by Aidan Chivers
I barely had time to walk over to my seat, sit down, and look up nervously before my interviewer fired me the question:
‘So what’s the point of literature?’
Fumbling around frantically for a suitably profound response, I remember stammering something about its potential for uniting people and the common ground it can help us find with others. Needless to say, there was considerable relief on my part as the discussion moved on to something more specific and rather less abstract.
Yet there are few sensations more rewarding than discovering in someone else’s writing an aspect of something which you had believed to be personal, private, and unique to yourself.
Who could fail to recognise the early fires of Dido’s infatuation in the early part of the fourth book of the Aeneid? Or a touch of the jealousy so dominant in Shakespeare’s Othello? Who, indeed, has ever made it through the infamous ‘fifth week blues’ without feeling a tinge of the spleen evoked so beautifully by Baudelaire? For Alan Bennett’s character Hector in The History Boys, the discovery in literature of one’s own thoughts and feelings is ‘as if a hand has come out and taken yours.’
A better answer to my perplexing interview question might have involved not just the common ground between reader and author, but also the differences in worldview which we can encounter through reading.
Literature is best when it not only reinforces our understanding of the world, but challenges it. It can pull us away into another, separate reality, before throwing us suddenly back into our everyday lives as the last page is turned, the last line reached, the end of the scroll unfurled. It can challenge our preconceptions, show us another way of thinking, and invite us to go out and see life from a totally new perspective.
With his Brave New World, Aldous Huxley presents us with a futuristic, ostensibly perfect society which is orientated purely towards achieving superficial happiness, but which is ultimately devoid of all emotional experiences and connections. Yet even when stripped of anything meaningful to express by Huxley’s sanitised, emotionless utopia, one character, Helmholtz, still finds himself entranced by the potential power of words.
Turning to scientific vocabulary for his simile, he tells us that ‘words can be like X-rays, if you use them properly – they’ll go through anything. You read and you’re pierced.’
And in the world we inhabit, where we are blessed with a rich range of emotion which characterises human experience, language can be the medium which binds us meaningfully to those around us and saves our soul from suffocation.
But it is not just the written form of language that can have this remarkable effect of influencing and helping mould our own personal conception of the world.
Even the most casual of conversations can introduce us to another human being’s perspective on life. Speech allows us to communicate ideas, discuss abstract concepts, and share our own unique way of seeing the world.
Even on a subconscious level, the very way we speak can betray our geographical, social and educational backgrounds. And, if we wish, the complexity of human language can let us convey the deepest, most intangible aspects of our personality, opening us up so another person can see through our eyes.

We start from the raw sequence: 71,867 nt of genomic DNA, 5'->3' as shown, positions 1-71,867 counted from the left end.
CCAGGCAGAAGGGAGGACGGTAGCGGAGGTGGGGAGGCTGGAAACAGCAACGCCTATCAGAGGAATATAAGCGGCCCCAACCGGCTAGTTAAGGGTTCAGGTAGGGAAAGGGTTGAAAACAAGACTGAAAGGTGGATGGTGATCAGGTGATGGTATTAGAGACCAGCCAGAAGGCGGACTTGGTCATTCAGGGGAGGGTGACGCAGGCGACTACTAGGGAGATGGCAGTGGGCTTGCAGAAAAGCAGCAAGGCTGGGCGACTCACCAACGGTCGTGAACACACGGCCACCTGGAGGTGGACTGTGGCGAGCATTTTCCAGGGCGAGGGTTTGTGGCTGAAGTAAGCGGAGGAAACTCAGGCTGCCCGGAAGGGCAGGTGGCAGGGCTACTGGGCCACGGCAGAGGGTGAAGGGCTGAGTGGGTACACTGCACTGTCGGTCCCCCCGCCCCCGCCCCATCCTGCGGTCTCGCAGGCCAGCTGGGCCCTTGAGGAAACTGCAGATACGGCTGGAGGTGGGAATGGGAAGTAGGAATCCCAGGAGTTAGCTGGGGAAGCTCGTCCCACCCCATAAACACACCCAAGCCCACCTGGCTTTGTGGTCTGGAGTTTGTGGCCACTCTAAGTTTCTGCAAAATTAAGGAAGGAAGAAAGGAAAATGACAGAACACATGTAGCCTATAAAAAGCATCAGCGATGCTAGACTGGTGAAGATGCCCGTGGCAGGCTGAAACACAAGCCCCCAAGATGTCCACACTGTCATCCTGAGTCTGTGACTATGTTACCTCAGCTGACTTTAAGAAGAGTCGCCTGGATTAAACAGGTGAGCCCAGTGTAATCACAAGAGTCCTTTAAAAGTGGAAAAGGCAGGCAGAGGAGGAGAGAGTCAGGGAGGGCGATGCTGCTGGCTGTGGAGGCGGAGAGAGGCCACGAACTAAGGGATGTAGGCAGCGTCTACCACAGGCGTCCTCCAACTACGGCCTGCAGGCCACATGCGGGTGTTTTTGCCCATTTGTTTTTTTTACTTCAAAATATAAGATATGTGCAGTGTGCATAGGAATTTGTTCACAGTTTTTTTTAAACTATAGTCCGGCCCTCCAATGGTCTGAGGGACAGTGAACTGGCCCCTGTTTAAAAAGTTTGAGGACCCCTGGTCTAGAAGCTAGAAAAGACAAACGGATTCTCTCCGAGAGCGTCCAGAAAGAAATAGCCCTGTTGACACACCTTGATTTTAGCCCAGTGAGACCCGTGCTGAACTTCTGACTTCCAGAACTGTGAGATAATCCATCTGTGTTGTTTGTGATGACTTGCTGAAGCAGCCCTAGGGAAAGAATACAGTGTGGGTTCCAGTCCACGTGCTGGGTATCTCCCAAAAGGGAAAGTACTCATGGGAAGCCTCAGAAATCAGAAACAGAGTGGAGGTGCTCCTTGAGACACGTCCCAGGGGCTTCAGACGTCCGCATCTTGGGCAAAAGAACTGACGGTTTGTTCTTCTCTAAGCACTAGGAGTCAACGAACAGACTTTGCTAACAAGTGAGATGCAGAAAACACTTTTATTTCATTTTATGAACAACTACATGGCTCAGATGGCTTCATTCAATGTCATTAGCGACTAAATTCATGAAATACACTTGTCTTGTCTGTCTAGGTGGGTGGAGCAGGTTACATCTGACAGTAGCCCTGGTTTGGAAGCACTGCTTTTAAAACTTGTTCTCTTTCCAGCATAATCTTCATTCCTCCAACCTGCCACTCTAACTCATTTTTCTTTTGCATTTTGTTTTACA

During the latter part of every December, the whole of ancient Rome used to celebrate the Saturnalia. This was a religious festival like no other: usual social norms were disregarded, with slaves taking the positions of their masters, who in turn took orders from them.
Slaves were allowed a taste of the privileges their owners typically enjoyed, whilst the richer strata of society acquired a fresh, vivid understanding of the lives of those who normally served them. Each returned to their respective realities with a newly enhanced sense of mutual understanding and insight into each other’s positions in life.
Any kind of human interaction can play a similar role. Engaging with people is all about seeing the same things around us in a wholly different light.
The closer we get to someone, the better our ability to see the world they see.
It was the Roman playwright Terence who told us there are ‘tot homines, quot sententiae’ – as many different viewpoints as there are people to hold them. Meaningful interaction and the constant small-scale switching of perspectives which comes with it, allows us to see more and more of these sententiae. And words are perhaps our best means of discovering them.
Alan Bennett’s metaphorical ‘hand’ from The History Boys need not take the form of a long-dead author. It need not be such a formal process as the ancient Roman festival dedicated to Saturn. Sometimes it is just a moment of mutual understanding, the sharing of a late-night cup of tea, or just the briefest exchange of smiles.
Every time we absorb a new piece of literature, every time we engage with someone on an emotional level, every time we look right into someone’s eyes and see the whole world reflected back in their pupils, we conduct our own intimate Saturnalia.